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U. P. Rashtriya Chini Milladhikari Parishad, Lucknow Vs. The State of U. P. & Ors [1995] INSC 295 (2 July 1995)

Kuldip Singh (J) Kuldip Singh (J) Venkatachala N. (J)

CITATION: 1995 AIR 2148 1995 SCC (4) 738 JT 1995 (5) 474 1995 SCALE (4)265

ACT:

HEAD NOTE:

THE 2ND DAY OF JULY, 1995 Present:

Hon'ble Mr. Justice Kuldip Singh Hon'ble Mr. Justice N.Venkatachala Mr. Rakesh Dwivedi, Addl.Adv. Genl. (State of U.P.), Mr. D.D.Thakur, Mr. Umesh Chandra, and Mr. Satish Chandra, Sr.Advs, Mr. Arun Kathpalia, Mr.R. Ayyam Perumal, Mr. M. Iqbal Butt, Mr. Manoj Pillai, Mr. Sandeep Dixit, Mr.C. P. Pal, M/s.L.O.Naithani, T.D.Singh, Prashant Kumar, Amander Nath Singh and Ms. V. D. Khanna, Advs. (Mr. Ashok K. Srivastava) Adv. for (State of U. P.) with them for appearing parties.

The following Judgment of the Court was delivered:

U.P. Rashtriya Chini Mill Adhikari Parishad, Lucknow VERSUS The State of U. P & Others Kuldip Singh,J.

This interlocutory application has been filed by the High Court of Judicature at Allahabad through its Registrar in the Special Leave Petition arising from the judgment and order dated September 23, 1994 of High Court of Allahabad (Lucknow Bench) in U. P. Rashtriya Chini Mill Adhikari Parishad vs. State of U.P. and other (Writ Petition No.35951 of 1994). The special leave petition was disposed of by this Court on December 2, 1994 with the following order:

"In view of the Full Bench judgment of the Allahabad High Court this special leave petition has become infructuous.

The special leave petition is disposed of as such." The judgment in Chini Mill's case is by the Bench consisting of B. M. Lall and S.R.Singh,JJ. The question of law decided by the Bench in Chini Mill's case was later on reconsidered by a Full Bench of the High Court which came to the conclusion that the judgment of the Division Bench in Chini Mill's case was contrary to the law laid down by this such was not correctly decided. It was in this background - Chini Mill's case having been overruled by the Full Bench of the same court - that this Court did not go into the merits of the special leave petition and disposed of the same as having become infructuous.

The jurisprudence governing court-functioning in this country makes a judgment, delivered by a judge or a Bench comprising of more than one judges, the judgment of the court and not of the person holding the judicial office. The judgment hold good till it is set aside or its correctness is doubted by the higher Court. Once the correctness of a judgment is doubted by the higher court the judgment no longer remains the law of the land and is treated as non- est. Judicial propriety demands that the judge/judges whose judgment has been rendered non-est by the higher court should not bring their personal ego into the matter and should bow before the law laid down by the higher court. The facts and circumstances highlighted in this application give the impression that the Registry of the High Court is in a state of helplessness and there is a functional - crisis on the issue of interpretation of clause 14 of the High Court (Amalgamation) Order, 1948. The Registry is being asked to comply with the "General Directions" given by the Bench in Chini Mill's case despite the fact that the said case has been overruled by the full Bench of the same Court. We, therefore, grant permission to the High Court to file special leave petition in this Court against the judgment of the Division Bench in Chini Mill's case. We treat this interlocutory application as special leave petition and we grant special leave in the matter.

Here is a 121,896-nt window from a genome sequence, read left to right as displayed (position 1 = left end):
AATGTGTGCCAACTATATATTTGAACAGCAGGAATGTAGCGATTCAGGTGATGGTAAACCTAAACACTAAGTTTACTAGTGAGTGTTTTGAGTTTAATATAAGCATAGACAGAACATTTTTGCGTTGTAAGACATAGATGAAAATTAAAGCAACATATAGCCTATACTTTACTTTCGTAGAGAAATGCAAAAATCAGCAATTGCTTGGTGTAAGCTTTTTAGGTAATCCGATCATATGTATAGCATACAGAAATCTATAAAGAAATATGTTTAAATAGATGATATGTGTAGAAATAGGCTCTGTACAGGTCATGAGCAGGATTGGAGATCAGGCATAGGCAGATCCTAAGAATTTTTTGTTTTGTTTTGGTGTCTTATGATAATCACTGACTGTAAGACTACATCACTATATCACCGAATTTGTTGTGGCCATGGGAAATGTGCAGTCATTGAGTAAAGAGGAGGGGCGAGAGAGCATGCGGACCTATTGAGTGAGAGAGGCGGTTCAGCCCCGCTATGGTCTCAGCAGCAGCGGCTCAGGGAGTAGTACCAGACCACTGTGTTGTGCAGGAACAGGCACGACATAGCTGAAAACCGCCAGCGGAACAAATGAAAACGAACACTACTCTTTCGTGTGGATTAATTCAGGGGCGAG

The question before the Lucknow Bench of the High Court was whether the Bench at Lucknow or the High Court at Allahabad had the territorial jurisdiction to entertain the writ petition under Article 226 of the Constitution of India. The answer to the said question further depended on the interpretation of the expression "in respect of cases arising in such areas in Oudh" occurring in first proviso to Article 14 of the High Court (Amalgamation) Order, 1948 (hereinafter called Amalgamation Order).

The High Court came to the conclusion that in the facts of the Chini Mill's case the Lucknow Bench had no jurisdiction to entertain the writ petition. According to the Division Bench of the High Court the writ petition could only be filed in the High Court at Allahabad.

Historically, the territories with 12 districts of Lucknow, Faizabad, Sultanpur, Rai Bareli, Pratap Garh, Barabanki, Gonda, Baharaich, Sitapur, Kheri, Hardoi and Unnao were brought under the then British Crown within the jurisdiction of the Court of the Judicial Commissioner Oudh at Lucknow. This was done under the Government Order dated February 4, 1856 read with the Oudh Civil Courts Act, 1879.

In 1925 Oudh Courts Act was passed by the Utter Pradesh Legislature. The Chief Court of Oudh with one Chief Justice and four puisne judges was established replacing the Judicial Commissioner's Court. In 1937 by the Government of India (Adaptation of Indian Laws) Order, 1937, it was provided that the Chief Court of Oudh shall consist of Chief Justice and such other judges as may be appointed under the Government of India Act, 1935. It was in this background that the Governor General made the Amalgamation Order. The said order came into force on July 19, 1948.

Clause 3 of the Amalgamation Order provided that as from the appointed day, namely, July 26, 1948, the High Court in Allahabad and the Chief Court in Oudh would be amalgamated and would constitute one High Court by the name of the High Court of Judicature at Allahabad. The judges of the existing High Courts, namely, the Allahabad High Court and the Oudh Chief Court became Judges of the new High Court. The Chief Justice of the existing High Court became the Chief Justice of the new High Court. Clause 14 of the Amalgamation order is as under:- "The new High Court and the judges and division courts thereof, shall sit at Allahabad or at such other places in the United Provinces as the Chief Justice may with the approval of the Governor of the United Provinces,appoint:

Provided that unless the Governor of the United Provinces with the concurrence of the Chief Justice otherwise directs such judges of the new High Court, not less than two in number, as the Chief Courts may from time to time nominate, shall sit at Lucknow in order to exercise in respect of cases arising in such areas in Oudh, as the Chief Justice may direct, the jurisdiction and power for the time being vested in the new High Court: